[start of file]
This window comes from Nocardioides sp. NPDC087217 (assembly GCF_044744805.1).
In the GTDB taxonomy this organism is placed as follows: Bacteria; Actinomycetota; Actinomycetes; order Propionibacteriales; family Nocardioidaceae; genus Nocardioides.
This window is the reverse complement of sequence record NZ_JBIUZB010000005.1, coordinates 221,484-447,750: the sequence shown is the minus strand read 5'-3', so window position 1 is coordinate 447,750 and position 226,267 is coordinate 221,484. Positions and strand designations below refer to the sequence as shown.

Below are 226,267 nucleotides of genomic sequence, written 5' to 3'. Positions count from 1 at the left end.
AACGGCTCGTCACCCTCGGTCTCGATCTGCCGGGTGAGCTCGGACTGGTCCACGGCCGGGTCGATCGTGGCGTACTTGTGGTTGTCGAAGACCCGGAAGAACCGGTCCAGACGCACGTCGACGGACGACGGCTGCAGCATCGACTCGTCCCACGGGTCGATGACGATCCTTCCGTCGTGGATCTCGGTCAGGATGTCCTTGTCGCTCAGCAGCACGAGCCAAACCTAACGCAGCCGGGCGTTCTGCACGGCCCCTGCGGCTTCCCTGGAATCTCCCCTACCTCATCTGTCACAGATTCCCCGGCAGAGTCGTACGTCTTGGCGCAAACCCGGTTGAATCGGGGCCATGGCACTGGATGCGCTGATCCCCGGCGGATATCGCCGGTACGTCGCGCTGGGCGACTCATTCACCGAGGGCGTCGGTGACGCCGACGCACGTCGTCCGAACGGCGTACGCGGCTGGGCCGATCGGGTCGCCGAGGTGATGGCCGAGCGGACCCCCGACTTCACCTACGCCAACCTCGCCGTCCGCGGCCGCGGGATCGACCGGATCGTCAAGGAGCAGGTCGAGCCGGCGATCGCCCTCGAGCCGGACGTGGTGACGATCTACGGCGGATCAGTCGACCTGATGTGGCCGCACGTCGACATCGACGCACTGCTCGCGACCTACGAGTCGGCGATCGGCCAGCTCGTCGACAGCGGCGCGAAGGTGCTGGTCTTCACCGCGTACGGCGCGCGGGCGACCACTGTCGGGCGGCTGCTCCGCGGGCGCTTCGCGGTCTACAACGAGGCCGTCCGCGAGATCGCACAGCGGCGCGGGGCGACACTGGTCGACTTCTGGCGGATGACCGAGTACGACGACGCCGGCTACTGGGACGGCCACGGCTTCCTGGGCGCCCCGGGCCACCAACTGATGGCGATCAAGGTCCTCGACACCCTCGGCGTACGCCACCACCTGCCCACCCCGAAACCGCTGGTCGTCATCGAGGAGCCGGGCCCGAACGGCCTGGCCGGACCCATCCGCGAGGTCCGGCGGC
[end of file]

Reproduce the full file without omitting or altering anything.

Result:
This window comes from Nocardioides sp. NPDC087217 (assembly GCF_044744805.1).
In the GTDB taxonomy this organism is placed as follows: Bacteria; Actinomycetota; Actinomycetes; order Propionibacteriales; family Nocardioidaceae; genus Nocardioides.
This window is the reverse complement of sequence record NZ_JBIUZB010000005.1, coordinates 221,484-447,750: the sequence shown is the minus strand read 5'-3', so window position 1 is coordinate 447,750 and position 226,267 is coordinate 221,484. Positions and strand designations below refer to the sequence as shown.

Below are 226,267 nucleotides of genomic sequence, written 5' to 3'. Positions count from 1 at the left end.
AACGGCTCGTCACCCTCGGTCTCGATCTGCCGGGTGAGCTCGGACTGGTCCACGGCCGGGTCGATCGTGGCGTACTTGTGGTTGTCGAAGACCCGGAAGAACCGGTCCAGACGCACGTCGACGGACGACGGCTGCAGCATCGACTCGTCCCACGGGTCGATGACGATCCTTCCGTCGTGGATCTCGGTCAGGATGTCCTTGTCGCTCAGCAGCACGAGCCAAACCTAACGCAGCCGGGCGTTCTGCACGGCCCCTGCGGCTTCCCTGGAATCTCCCCTACCTCATCTGTCACAGATTCCCCGGCAGAGTCGTACGTCTTGGCGCAAACCCGGTTGAATCGGGGCCATGGCACTGGATGCGCTGATCCCCGGCGGATATCGCCGGTACGTCGCGCTGGGCGACTCATTCACCGAGGGCGTCGGTGACGCCGACGCACGTCGTCCGAACGGCGTACGCGGCTGGGCCGATCGGGTCGCCGAGGTGATGGCCGAGCGGACCCCCGACTTCACCTACGCCAACCTCGCCGTCCGCGGCCGCGGGATCGACCGGATCGTCAAGGAGCAGGTCGAGCCGGCGATCGCCCTCGAGCCGGACGTGGTGACGATCTACGGCGGATCAGTCGACCTGATGTGGCCGCACGTCGACATCGACGCACTGCTCGCGACCTACGAGTCGGCGATCGGCCAGCTCGTCGACAGCGGCGCGAAGGTGCTGGTCTTCACCGCGTACGGCGCGCGGGCGACCACTGTCGGGCGGCTGCTCCGCGGGCGCTTCGCGGTCTACAACGAGGCCGTCCGCGAGATCGCACAGCGGCGCGGGGCGACACTGGTCGACTTCTGGCGGATGACCGAGTACGACGACGCCGGCTACTGGGACGGCCACGGCTTCCTGGGCGCCCCGGGCCACCAACTGATGGCGATCAAGGTCCTCGACACCCTCGGCGTACGCCACCACCTGCCCACCCCGAAACCGCTGGTCGTCATCGAGGAGCCGGGCCCGAACGGCCTGGCCGGACCCATCCGCGAGGTCCGGCGGC